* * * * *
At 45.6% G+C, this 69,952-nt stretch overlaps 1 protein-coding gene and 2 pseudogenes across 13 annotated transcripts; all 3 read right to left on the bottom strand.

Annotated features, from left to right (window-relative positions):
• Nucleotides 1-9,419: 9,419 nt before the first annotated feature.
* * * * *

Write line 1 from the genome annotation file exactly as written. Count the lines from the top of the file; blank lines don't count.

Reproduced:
At 45.6% G+C, this 69,952-nt stretch overlaps 1 protein-coding gene and 2 pseudogenes across 13 annotated transcripts; all 3 read right to left on the bottom strand.